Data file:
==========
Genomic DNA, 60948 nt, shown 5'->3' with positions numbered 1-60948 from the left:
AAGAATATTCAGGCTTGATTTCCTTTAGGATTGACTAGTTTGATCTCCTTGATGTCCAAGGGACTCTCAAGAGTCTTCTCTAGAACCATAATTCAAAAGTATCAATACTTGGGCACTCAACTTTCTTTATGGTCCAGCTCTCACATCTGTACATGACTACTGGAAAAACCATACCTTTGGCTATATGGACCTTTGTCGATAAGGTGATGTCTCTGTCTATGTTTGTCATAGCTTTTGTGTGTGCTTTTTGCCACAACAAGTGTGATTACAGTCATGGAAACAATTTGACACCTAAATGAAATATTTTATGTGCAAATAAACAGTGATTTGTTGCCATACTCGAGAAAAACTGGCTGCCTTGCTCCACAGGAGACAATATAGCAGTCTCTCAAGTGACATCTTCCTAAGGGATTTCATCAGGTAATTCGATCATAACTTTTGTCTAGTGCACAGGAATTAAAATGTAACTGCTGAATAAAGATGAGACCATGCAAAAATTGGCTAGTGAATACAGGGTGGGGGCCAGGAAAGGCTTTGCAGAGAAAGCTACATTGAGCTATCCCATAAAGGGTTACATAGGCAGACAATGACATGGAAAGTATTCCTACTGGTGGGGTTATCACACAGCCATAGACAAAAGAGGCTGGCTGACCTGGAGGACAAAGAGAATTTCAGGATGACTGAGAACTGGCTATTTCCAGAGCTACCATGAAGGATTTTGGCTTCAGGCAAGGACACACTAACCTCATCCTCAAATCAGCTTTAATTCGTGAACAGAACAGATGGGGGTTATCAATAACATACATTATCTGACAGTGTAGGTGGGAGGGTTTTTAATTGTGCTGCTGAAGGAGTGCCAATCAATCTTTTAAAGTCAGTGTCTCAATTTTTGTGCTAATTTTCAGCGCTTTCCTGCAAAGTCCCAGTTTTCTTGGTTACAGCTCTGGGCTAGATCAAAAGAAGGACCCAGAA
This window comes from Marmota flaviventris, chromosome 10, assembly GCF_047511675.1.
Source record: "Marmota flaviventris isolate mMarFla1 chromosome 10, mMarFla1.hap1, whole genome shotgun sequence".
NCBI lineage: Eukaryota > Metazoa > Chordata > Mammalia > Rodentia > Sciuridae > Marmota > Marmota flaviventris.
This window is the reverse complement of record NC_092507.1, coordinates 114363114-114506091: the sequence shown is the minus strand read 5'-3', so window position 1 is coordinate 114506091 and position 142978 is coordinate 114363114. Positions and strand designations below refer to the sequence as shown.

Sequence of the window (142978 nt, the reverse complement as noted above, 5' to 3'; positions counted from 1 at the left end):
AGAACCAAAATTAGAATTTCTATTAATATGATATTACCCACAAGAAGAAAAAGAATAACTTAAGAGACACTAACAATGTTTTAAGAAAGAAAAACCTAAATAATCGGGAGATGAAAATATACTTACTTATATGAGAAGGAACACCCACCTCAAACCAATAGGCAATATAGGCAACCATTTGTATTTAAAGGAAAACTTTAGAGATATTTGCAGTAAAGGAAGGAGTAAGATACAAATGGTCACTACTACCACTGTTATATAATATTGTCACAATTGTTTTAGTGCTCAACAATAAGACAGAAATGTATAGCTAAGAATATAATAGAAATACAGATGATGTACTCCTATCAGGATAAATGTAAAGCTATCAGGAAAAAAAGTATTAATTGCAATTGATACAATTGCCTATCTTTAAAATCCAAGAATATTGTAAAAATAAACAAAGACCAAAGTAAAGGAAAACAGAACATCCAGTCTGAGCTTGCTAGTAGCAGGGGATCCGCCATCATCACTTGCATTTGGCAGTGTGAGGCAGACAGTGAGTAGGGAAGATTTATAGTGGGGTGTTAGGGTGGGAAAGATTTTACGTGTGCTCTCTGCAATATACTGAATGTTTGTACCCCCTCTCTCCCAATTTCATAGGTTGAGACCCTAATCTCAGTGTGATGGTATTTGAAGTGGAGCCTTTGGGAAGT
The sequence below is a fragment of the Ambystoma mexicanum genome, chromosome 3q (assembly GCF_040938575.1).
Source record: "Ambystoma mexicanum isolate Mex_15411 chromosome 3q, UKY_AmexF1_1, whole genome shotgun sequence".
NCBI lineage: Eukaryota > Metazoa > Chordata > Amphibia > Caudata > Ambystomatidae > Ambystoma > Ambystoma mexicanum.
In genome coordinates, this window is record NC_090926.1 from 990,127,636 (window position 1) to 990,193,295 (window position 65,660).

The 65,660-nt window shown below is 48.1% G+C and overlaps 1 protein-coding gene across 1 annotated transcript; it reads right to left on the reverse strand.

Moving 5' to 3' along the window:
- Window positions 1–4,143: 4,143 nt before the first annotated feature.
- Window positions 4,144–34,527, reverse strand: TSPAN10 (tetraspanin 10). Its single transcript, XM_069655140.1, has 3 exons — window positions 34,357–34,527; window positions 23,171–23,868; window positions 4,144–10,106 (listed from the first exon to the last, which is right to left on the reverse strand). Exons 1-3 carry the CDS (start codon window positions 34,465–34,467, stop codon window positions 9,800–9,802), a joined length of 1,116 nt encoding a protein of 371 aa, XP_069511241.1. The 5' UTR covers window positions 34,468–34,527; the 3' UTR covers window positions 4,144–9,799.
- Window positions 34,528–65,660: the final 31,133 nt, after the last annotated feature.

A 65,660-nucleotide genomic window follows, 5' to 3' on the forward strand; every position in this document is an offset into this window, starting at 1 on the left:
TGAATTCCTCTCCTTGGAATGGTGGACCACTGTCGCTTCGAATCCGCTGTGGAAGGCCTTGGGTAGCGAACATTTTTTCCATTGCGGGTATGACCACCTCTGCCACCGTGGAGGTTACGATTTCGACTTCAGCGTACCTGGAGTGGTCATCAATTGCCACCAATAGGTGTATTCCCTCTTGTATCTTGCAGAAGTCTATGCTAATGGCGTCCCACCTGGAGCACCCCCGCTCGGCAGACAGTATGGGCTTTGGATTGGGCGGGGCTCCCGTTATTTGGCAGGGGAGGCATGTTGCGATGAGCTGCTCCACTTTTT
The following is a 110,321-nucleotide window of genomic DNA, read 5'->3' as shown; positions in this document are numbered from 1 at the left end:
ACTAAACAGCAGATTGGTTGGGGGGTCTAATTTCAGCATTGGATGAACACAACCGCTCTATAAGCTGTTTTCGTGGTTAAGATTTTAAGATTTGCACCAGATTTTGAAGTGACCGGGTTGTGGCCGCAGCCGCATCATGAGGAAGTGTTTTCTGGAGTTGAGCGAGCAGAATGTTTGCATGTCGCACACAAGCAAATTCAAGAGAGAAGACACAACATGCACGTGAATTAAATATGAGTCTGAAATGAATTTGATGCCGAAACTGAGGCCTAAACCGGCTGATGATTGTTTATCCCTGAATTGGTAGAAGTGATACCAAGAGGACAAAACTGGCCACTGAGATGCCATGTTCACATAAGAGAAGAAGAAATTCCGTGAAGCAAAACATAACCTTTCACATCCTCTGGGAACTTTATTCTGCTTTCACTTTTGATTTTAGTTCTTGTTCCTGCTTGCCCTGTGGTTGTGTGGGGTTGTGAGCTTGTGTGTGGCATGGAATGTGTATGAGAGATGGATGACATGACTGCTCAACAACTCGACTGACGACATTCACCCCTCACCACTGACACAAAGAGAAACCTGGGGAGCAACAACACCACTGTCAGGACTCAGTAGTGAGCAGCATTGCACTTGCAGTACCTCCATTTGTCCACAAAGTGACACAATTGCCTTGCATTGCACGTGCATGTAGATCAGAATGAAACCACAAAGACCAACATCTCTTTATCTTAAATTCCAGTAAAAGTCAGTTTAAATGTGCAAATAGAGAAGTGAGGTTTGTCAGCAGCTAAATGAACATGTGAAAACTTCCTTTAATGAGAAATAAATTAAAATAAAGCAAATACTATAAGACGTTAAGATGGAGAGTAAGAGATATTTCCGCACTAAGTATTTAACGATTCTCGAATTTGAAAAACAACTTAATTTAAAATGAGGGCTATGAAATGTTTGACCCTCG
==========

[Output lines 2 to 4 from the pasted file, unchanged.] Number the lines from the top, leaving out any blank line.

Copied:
AAGAATATTCAGGCTTGATTTCCTTTAGGATTGACTAGTTTGATCTCCTTGATGTCCAAGGGACTCTCAAGAGTCTTCTCTAGAACCATAATTCAAAAGTATCAATACTTGGGCACTCAACTTTCTTTATGGTCCAGCTCTCACATCTGTACATGACTACTGGAAAAACCATACCTTTGGCTATATGGACCTTTGTCGATAAGGTGATGTCTCTGTCTATGTTTGTCATAGCTTTTGTGTGTGCTTTTTGCCACAACAAGTGTGATTACAGTCATGGAAACAATTTGACACCTAAATGAAATATTTTATGTGCAAATAAACAGTGATTTGTTGCCATACTCGAGAAAAACTGGCTGCCTTGCTCCACAGGAGACAATATAGCAGTCTCTCAAGTGACATCTTCCTAAGGGATTTCATCAGGTAATTCGATCATAACTTTTGTCTAGTGCACAGGAATTAAAATGTAACTGCTGAATAAAGATGAGACCATGCAAAAATTGGCTAGTGAATACAGGGTGGGGGCCAGGAAAGGCTTTGCAGAGAAAGCTACATTGAGCTATCCCATAAAGGGTTACATAGGCAGACAATGACATGGAAAGTATTCCTACTGGTGGGGTTATCACACAGCCATAGACAAAAGAGGCTGGCTGACCTGGAGGACAAAGAGAATTTCAGGATGACTGAGAACTGGCTATTTCCAGAGCTACCATGAAGGATTTTGGCTTCAGGCAAGGACACACTAACCTCATCCTCAAATCAGCTTTAATTCGTGAACAGAACAGATGGGGGTTATCAATAACATACATTATCTGACAGTGTAGGTGGGAGGGTTTTTAATTGTGCTGCTGAAGGAGTGCCAATCAATCTTTTAAAGTCAGTGTCTCAATTTTTGTGCTAATTTTCAGCGCTTTCCTGCAAAGTCCCAGTTTTCTTGGTTACAGCTCTGGGCTAGATCAAAAGAAGGACCCAGAA
This window comes from Marmota flaviventris, chromosome 10, assembly GCF_047511675.1.
Source record: "Marmota flaviventris isolate mMarFla1 chromosome 10, mMarFla1.hap1, whole genome shotgun sequence".